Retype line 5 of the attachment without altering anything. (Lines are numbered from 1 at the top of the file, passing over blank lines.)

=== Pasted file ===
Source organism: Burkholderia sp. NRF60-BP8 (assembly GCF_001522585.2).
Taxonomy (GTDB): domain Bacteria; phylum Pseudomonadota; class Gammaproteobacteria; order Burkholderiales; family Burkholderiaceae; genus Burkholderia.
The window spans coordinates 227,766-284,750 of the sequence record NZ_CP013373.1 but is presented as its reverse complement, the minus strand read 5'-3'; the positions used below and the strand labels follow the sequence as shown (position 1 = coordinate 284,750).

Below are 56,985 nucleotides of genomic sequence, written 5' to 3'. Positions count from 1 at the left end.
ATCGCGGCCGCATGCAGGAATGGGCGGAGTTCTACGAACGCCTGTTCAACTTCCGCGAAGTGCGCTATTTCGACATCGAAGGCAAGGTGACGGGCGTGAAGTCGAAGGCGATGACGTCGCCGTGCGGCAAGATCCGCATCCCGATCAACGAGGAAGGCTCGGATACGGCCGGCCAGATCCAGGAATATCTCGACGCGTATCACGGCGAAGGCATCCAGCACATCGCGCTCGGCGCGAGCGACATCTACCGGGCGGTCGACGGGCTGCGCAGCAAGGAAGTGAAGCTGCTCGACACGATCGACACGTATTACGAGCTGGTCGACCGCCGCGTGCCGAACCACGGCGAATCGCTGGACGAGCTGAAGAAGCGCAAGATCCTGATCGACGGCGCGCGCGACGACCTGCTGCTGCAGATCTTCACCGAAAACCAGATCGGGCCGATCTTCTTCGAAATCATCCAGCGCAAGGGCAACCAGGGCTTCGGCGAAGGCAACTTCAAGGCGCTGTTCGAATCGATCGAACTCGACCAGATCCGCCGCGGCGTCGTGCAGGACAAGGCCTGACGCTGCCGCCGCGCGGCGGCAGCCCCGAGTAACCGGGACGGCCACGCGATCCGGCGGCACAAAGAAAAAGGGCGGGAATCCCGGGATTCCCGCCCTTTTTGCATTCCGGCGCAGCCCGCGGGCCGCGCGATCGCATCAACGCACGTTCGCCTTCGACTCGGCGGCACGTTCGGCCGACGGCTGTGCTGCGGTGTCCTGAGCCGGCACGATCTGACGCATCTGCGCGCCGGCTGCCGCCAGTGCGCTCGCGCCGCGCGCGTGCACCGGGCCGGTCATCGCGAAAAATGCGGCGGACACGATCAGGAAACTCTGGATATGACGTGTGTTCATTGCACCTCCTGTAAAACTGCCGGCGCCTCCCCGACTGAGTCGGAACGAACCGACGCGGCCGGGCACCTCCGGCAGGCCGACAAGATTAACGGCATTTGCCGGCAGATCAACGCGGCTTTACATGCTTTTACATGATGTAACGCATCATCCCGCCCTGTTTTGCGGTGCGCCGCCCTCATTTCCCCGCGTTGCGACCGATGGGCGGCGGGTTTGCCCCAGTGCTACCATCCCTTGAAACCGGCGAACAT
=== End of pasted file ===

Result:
ATCGCGGCCGCATGCAGGAATGGGCGGAGTTCTACGAACGCCTGTTCAACTTCCGCGAAGTGCGCTATTTCGACATCGAAGGCAAGGTGACGGGCGTGAAGTCGAAGGCGATGACGTCGCCGTGCGGCAAGATCCGCATCCCGATCAACGAGGAAGGCTCGGATACGGCCGGCCAGATCCAGGAATATCTCGACGCGTATCACGGCGAAGGCATCCAGCACATCGCGCTCGGCGCGAGCGACATCTACCGGGCGGTCGACGGGCTGCGCAGCAAGGAAGTGAAGCTGCTCGACACGATCGACACGTATTACGAGCTGGTCGACCGCCGCGTGCCGAACCACGGCGAATCGCTGGACGAGCTGAAGAAGCGCAAGATCCTGATCGACGGCGCGCGCGACGACCTGCTGCTGCAGATCTTCACCGAAAACCAGATCGGGCCGATCTTCTTCGAAATCATCCAGCGCAAGGGCAACCAGGGCTTCGGCGAAGGCAACTTCAAGGCGCTGTTCGAATCGATCGAACTCGACCAGATCCGCCGCGGCGTCGTGCAGGACAAGGCCTGACGCTGCCGCCGCGCGGCGGCAGCCCCGAGTAACCGGGACGGCCACGCGATCCGGCGGCACAAAGAAAAAGGGCGGGAATCCCGGGATTCCCGCCCTTTTTGCATTCCGGCGCAGCCCGCGGGCCGCGCGATCGCATCAACGCACGTTCGCCTTCGACTCGGCGGCACGTTCGGCCGACGGCTGTGCTGCGGTGTCCTGAGCCGGCACGATCTGACGCATCTGCGCGCCGGCTGCCGCCAGTGCGCTCGCGCCGCGCGCGTGCACCGGGCCGGTCATCGCGAAAAATGCGGCGGACACGATCAGGAAACTCTGGATATGACGTGTGTTCATTGCACCTCCTGTAAAACTGCCGGCGCCTCCCCGACTGAGTCGGAACGAACCGACGCGGCCGGGCACCTCCGGCAGGCCGACAAGATTAACGGCATTTGCCGGCAGATCAACGCGGCTTTACATGCTTTTACATGATGTAACGCATCATCCCGCCCTGTTTTGCGGTGCGCCGCCCTCATTTCCCCGCGTTGCGACCGATGGGCGGCGGGTTTGCCCCAGTGCTACCATCCCTTGAAACCGGCGAACAT